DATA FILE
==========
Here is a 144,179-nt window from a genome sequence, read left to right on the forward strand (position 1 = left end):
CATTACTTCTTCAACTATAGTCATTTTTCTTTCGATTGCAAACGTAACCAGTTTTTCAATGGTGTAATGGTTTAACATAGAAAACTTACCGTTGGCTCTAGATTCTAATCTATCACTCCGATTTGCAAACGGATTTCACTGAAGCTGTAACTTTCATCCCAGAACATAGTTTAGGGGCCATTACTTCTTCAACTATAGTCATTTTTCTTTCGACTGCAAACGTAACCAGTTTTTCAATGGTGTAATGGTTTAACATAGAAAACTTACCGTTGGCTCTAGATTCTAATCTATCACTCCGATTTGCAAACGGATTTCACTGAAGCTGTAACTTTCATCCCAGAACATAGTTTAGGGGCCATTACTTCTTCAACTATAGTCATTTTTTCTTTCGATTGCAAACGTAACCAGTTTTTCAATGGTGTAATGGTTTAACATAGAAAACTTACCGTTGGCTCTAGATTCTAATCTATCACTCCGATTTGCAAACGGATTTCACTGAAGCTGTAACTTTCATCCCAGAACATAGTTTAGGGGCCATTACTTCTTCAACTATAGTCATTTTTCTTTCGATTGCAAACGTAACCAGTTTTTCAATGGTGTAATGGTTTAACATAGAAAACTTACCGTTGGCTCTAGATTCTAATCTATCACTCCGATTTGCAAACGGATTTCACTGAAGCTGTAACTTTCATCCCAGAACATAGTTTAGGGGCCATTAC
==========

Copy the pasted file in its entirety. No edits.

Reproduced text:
Here is a 144,179-nt window from a genome sequence, read left to right on the forward strand (position 1 = left end):
CATTACTTCTTCAACTATAGTCATTTTTCTTTCGATTGCAAACGTAACCAGTTTTTCAATGGTGTAATGGTTTAACATAGAAAACTTACCGTTGGCTCTAGATTCTAATCTATCACTCCGATTTGCAAACGGATTTCACTGAAGCTGTAACTTTCATCCCAGAACATAGTTTAGGGGCCATTACTTCTTCAACTATAGTCATTTTTCTTTCGACTGCAAACGTAACCAGTTTTTCAATGGTGTAATGGTTTAACATAGAAAACTTACCGTTGGCTCTAGATTCTAATCTATCACTCCGATTTGCAAACGGATTTCACTGAAGCTGTAACTTTCATCCCAGAACATAGTTTAGGGGCCATTACTTCTTCAACTATAGTCATTTTTTCTTTCGATTGCAAACGTAACCAGTTTTTCAATGGTGTAATGGTTTAACATAGAAAACTTACCGTTGGCTCTAGATTCTAATCTATCACTCCGATTTGCAAACGGATTTCACTGAAGCTGTAACTTTCATCCCAGAACATAGTTTAGGGGCCATTACTTCTTCAACTATAGTCATTTTTCTTTCGATTGCAAACGTAACCAGTTTTTCAATGGTGTAATGGTTTAACATAGAAAACTTACCGTTGGCTCTAGATTCTAATCTATCACTCCGATTTGCAAACGGATTTCACTGAAGCTGTAACTTTCATCCCAGAACATAGTTTAGGGGCCATTAC